2 min read
What is love?
Music in Prose
Receiving a book you already own
Black History Month
1 novel, Zora Neale Hurston
This winter I received five new copies of books I own, four as gifts. When I’ve read a book, I have a reaction or feeling towards it and that feeling is in a way how I feel about the author. That may or may not be good or right, but for the time she wrote the book, she put herself into it. For most authors that is all I know of them.
What do you do when you receive a book you own? I returned one. Another I am keeping because I love it and may pass it on to a friend, or put it in my Little Free Library in the front yard. When I pulled Zora Neale Hurston’s Their Eyes Were Watching God out of the box, I felt a warmth and fondness. I found my copy on the shelf and read the marginalia–my scribbled notes–on the flyleaf.
- 2/08 Janie’s story told to Phoeby
- The 3 men shaped women’s lives, their choices, beliefs, character
- What is love? p.191
What is love? I turned to page 191. “Then you must tell ’em dat love ain’t something’ lak uh grindston dat’s de same thing everywhere and do de same thing tuh everything it touch. Love is lak de sea. It’s uh movin’ thing, but still and all, it takes its shape from de shore it meets, and it’s different with every shore.”*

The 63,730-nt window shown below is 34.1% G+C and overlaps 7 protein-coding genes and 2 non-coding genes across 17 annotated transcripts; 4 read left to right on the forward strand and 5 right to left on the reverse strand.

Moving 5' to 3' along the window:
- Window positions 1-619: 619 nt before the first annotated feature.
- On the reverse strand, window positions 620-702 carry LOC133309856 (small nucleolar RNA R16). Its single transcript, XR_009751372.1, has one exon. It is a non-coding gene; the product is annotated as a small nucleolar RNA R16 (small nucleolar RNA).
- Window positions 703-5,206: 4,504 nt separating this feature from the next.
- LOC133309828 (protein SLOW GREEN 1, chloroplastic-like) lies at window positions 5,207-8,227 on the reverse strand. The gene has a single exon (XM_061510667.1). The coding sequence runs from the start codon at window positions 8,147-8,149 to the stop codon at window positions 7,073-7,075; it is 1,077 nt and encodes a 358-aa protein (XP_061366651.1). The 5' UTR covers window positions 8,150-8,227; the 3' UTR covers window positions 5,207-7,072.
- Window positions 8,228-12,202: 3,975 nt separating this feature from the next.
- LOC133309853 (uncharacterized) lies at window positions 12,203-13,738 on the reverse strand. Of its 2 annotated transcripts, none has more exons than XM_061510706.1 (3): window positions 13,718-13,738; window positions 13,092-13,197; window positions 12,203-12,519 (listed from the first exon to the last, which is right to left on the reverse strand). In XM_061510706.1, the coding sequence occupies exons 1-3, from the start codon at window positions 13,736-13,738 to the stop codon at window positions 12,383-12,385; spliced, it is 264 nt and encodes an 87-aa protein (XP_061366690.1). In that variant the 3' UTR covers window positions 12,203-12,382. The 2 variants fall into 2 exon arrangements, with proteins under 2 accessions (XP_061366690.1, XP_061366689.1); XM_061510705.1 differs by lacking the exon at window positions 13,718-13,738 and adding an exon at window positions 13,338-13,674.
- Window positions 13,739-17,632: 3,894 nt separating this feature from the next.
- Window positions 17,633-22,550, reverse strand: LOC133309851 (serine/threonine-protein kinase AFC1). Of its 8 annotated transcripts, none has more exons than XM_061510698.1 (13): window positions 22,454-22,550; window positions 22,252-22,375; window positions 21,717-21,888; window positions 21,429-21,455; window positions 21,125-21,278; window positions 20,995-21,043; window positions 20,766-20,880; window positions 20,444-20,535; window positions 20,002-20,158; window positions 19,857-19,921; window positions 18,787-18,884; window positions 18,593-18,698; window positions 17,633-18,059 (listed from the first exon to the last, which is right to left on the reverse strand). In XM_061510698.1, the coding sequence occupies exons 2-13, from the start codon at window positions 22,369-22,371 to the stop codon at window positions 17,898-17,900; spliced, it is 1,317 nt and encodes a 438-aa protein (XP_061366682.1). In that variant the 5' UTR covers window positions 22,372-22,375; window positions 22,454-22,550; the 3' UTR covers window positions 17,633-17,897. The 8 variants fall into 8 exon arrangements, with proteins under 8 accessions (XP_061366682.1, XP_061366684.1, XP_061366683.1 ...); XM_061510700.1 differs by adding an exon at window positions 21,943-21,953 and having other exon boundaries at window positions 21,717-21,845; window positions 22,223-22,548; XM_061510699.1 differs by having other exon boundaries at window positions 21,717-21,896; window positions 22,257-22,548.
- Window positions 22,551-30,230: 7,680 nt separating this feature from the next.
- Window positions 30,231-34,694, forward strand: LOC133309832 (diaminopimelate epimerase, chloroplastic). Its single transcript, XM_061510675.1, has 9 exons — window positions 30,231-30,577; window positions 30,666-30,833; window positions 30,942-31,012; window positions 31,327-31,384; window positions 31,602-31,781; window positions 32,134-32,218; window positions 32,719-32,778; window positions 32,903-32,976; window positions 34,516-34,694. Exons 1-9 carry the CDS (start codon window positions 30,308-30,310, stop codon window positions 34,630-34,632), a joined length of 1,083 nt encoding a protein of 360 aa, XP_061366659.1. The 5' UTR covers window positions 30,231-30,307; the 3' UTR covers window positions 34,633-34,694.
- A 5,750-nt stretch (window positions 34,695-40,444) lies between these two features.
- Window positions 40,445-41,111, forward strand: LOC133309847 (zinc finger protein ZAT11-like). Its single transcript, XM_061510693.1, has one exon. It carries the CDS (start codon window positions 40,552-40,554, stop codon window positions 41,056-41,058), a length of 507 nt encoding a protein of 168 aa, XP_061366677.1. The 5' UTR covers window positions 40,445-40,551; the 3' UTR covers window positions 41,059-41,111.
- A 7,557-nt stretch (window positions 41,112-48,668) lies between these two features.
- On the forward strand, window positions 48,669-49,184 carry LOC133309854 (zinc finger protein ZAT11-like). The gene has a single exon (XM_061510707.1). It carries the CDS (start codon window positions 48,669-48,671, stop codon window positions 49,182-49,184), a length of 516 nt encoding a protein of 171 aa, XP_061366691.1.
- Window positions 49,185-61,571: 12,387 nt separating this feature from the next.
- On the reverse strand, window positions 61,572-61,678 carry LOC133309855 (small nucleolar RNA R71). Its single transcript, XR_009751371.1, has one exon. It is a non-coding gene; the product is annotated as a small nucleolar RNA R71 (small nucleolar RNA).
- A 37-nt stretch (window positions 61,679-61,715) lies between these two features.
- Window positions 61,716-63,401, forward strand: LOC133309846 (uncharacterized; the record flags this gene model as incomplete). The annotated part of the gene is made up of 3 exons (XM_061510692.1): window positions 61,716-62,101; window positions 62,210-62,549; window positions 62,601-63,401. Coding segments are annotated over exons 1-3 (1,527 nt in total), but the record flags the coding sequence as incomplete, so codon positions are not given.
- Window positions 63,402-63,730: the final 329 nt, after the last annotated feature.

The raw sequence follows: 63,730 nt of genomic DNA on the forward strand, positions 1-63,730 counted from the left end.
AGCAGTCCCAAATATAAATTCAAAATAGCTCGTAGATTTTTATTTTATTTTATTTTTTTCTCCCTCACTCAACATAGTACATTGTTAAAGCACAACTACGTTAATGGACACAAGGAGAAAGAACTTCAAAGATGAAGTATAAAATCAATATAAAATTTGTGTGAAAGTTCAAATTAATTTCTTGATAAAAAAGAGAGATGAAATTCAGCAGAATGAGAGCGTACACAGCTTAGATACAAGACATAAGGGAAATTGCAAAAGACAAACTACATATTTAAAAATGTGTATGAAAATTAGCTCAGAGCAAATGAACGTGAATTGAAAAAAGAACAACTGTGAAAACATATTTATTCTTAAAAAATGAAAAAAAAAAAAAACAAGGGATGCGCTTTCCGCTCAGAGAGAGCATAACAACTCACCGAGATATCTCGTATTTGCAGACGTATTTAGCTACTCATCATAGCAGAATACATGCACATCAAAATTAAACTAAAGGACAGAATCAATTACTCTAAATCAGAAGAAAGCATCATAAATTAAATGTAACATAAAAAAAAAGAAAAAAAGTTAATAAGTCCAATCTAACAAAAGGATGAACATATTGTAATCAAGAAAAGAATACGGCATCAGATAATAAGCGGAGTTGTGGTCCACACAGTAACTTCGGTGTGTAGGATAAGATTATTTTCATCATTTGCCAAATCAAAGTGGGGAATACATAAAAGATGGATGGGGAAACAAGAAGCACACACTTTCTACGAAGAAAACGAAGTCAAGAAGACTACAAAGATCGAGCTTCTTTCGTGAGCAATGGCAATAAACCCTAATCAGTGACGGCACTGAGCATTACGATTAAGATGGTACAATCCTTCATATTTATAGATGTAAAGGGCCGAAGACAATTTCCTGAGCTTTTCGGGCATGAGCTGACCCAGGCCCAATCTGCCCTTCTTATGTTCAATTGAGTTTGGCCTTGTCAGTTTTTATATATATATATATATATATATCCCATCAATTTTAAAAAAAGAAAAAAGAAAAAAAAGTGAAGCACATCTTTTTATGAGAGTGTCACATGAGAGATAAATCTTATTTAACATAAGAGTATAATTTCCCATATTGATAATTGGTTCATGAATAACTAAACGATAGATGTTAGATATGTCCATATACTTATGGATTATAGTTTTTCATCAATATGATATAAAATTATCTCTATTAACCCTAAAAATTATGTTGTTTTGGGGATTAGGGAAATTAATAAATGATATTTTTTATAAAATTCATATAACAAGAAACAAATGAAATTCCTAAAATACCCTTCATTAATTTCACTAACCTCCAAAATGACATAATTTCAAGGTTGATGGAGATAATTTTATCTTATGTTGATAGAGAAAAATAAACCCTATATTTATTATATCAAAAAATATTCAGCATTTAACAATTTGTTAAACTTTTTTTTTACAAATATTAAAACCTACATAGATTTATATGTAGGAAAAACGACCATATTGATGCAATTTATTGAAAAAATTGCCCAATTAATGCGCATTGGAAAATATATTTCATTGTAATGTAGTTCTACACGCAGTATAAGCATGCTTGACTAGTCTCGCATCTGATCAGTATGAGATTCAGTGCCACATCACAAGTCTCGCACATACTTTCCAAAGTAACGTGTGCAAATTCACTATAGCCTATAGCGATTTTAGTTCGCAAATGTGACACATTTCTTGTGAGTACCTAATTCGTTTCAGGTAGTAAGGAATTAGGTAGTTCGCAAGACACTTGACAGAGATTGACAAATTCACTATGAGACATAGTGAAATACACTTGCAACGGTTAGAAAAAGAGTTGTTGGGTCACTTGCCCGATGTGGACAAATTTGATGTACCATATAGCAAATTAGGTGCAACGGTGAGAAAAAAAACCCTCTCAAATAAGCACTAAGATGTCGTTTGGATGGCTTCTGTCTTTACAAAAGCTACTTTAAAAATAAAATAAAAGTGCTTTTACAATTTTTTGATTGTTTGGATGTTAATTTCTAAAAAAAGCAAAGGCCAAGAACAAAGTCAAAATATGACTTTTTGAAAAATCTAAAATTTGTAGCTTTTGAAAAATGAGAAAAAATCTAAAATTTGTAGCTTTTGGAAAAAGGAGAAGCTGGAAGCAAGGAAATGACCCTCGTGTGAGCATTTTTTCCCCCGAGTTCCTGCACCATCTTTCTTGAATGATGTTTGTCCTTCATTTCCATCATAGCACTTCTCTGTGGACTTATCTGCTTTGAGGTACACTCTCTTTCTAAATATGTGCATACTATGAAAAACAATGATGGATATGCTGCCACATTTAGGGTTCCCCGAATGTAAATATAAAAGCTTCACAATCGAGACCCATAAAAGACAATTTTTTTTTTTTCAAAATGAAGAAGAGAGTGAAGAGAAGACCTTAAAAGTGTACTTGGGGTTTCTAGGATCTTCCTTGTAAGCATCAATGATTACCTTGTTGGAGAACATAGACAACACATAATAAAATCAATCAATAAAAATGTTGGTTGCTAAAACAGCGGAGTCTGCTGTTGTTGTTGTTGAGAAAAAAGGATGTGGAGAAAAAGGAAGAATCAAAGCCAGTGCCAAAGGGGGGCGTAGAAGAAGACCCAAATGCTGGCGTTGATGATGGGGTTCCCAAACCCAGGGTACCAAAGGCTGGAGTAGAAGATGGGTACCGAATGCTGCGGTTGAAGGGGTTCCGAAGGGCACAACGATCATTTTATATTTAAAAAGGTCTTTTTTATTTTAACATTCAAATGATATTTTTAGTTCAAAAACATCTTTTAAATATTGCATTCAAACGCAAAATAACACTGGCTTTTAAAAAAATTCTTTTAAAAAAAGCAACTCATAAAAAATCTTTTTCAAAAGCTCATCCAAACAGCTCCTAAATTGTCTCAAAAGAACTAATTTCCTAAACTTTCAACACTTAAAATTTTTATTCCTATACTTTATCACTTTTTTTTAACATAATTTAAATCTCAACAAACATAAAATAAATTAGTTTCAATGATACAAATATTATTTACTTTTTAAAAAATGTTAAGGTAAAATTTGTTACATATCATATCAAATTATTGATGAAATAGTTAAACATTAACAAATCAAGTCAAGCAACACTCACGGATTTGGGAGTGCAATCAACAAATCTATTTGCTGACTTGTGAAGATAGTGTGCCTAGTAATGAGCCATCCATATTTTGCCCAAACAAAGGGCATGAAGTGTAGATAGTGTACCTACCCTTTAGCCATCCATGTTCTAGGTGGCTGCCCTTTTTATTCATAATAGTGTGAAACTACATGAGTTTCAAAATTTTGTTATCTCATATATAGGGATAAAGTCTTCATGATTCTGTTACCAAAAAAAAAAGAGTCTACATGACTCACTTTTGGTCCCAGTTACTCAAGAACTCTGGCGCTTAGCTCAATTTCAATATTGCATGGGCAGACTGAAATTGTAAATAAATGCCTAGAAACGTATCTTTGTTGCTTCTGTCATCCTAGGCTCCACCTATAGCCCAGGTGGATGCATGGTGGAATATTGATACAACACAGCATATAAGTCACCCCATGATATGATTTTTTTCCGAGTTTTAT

My first copy is underlined, highlighted, tabbed and it feels good to hold it in my hands. In February 2008, I lived in Tampa and this was one of the last books my reading group discussed. I didn’t read it thinking about Hurston as a black woman, which of course I knew. The book was out of print for nearly 30 years because of audience reaction to a strong black female protagonist. I am colorblind in a way which is naive and may be a thing of the past. In the nineties when I had met my soldiers, many were black and latino and I hadn’t given it much thought until mid-life; we all wear green and bleed red in the Army.
Back to the novel and the passage about love which continues until the last page. In the margin, I’ve penciled in two words.
Two things everybody’s got to do. “Yo’ papa and yo’ mama and nobody else can’t tell yuh and show yuh. Two things everybody’s got tuh do fuh theyselves. They got tuh go tuh God, and they got tuh find out about livin’ fuh theyselves.” (p. 192)
*What is love? The music in the prose: Hurston’s passage describes how love is like the sea, taking its shape from every shore. It’s exquisite because of the language, the simile, and its truth. We love each other differently. Good to contemplate with Valentine’s Day next week.